Grace is what every person needs. Without grace, no one can be saved, nor can anyone walk in the fullness of a transformed life in Jesus Christ. Grace is God’s unmerited transforming power working in and through us by the Holy Spirit. God’s grace is a saving grace that also transforms and empowers us to live God-pleasing lives. We realize how desperately we need God’s grace but what keeps us from living in the fullness of grace? What makes us ‘grace challenged’ or steals our grace as followers of Jesus?
Legalism is a very common ‘grace destroyer’ or ‘grace challenger.’ It is older than Christianity itself. In fact, legalism is one reason the religious leaders of Jesus time could not accept Him as the Son of God, the Messiah. Jesus did not keep the Scriptures to their accepted standards. Paul deals with legalism in the book of Galatians because it was being taught that to be a follower of Jesus one must not only trust in Jesus as their Lord and Savior but must also keep the law according to the religious leaders standards. Galatians 5:4 states, “You who are trying to be justified by the law have been alienated from Christ; you have fallen away from grace.” When one is caught up in legalism the Scriptures say that they are in a precarious way, alienated from Christ or have fallen away from grace. Scary!!!! Yet legalism is so pervasive in the church and so destructive to the body of Jesus Christ.
Legalism takes on different forms in different situation. In my generation, legalism was usually a set of rules that was supposed to help followers of Jesus be more Christ-like. The Bible teaches not to get drunk so we had a rule to never drink or have alcohol. The Bible teaches to be morally pure so we had a rule to never dance or go to movies to be led astray. The rules were man’s way to supposedly protect us from sin. But instead they entangled us in more external rules that were not God’s law. We become law-focused, not grace-driven in Jesus. Earning salvation and supposedly growing in maturity by keeping the external rules and not growing in Christ-likeness through the transforming power of grace will keep people from growing in a relationship to Jesus and from the ability to know and follow Jesus. Keeping the rules keeps a person from knowing Jesus.
Legalism can also take the form of having to live up to the way God has called another person to live out their Christian walk. In other words, having to live up to another person’s standard when they have not been told by God to live that way. Examples of this include (but not limited to): the way to personally study the Scriptures, how to practice the spiritual disciplines of Sabbath, fasting, prayer, and solitude, and the way to dress as a Christian. The list can go on and on. I had a lady who right after she placed her trust in Jesus as her Savior and Lord asked me, “Do I have to quit smoking now?” I asked if God had told her to, and she said “No.” I told her, “You have the answer.” About a year later she came back to me, very upset. She said you told me I did not have to give up my smoking when I trusted in Jesus. I reminded her that is what God told her, but she said in her prayer time yesterday God told her it was time to quite her smoking. I told her now it was God who by His grace would give her the victory to quit and He did. Our responsibility is not to tell people what we think God wants them to do, which is legalism, but to help them know God so that they can hear from Him and then be empowered by His grace to be transformed into Christ-likeness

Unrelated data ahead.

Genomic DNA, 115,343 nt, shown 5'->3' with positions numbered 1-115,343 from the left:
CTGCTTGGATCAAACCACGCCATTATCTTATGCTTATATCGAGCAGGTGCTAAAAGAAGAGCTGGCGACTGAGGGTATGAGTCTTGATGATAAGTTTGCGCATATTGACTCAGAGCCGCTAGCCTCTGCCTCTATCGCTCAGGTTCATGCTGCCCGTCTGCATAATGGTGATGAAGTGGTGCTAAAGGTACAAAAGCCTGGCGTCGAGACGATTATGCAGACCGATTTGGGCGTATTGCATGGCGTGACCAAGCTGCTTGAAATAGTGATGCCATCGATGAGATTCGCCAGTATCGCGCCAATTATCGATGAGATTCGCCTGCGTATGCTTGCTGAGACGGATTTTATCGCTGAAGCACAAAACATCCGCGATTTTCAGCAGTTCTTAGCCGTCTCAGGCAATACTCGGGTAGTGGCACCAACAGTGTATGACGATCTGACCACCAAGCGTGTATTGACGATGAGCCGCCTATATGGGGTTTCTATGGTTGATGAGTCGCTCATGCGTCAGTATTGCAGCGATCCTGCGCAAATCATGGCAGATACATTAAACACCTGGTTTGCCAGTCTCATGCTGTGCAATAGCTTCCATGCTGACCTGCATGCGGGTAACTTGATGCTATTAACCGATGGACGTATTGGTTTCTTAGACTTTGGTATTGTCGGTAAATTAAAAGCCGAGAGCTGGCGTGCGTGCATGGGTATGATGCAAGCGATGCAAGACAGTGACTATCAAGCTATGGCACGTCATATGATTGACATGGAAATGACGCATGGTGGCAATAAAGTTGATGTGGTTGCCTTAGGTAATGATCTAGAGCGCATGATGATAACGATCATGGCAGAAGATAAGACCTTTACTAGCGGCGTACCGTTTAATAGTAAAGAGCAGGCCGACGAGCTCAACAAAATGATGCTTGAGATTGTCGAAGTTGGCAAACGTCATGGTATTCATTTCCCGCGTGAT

Another form of legalism is the litmus test of Christians. This occurs when we take one of our pet biblical teachings and use a principle from it to judge whether other people or Christians are as faithful as we are? Some litmus test examples are: are you willing to stand at an abortion clinic and be arrested for your stand, are you Gospel-centered, are you truly missional? As you see the litmus test is used to show how committed we are and to make others fit our standard and understanding of what it means to be fully committed to Jesus.
I find myself sliding back into legalism very easily and when I do, I start playing god because I judge people by my standards and preferences and not God’s. I hinder God’s grace from working in me because God will not share His glory with another person, specifically me and my idols. Surely this makes it almost impossible for me to give grace to other followers of Jesus who He died for and for me to model following Jesus by grace, which we are called to do.
In what ways do you struggle with legalism? The book Accidental Pharisees by Larry Osborne helped me to start dealing with legalism and the pride. I would highly recommend it.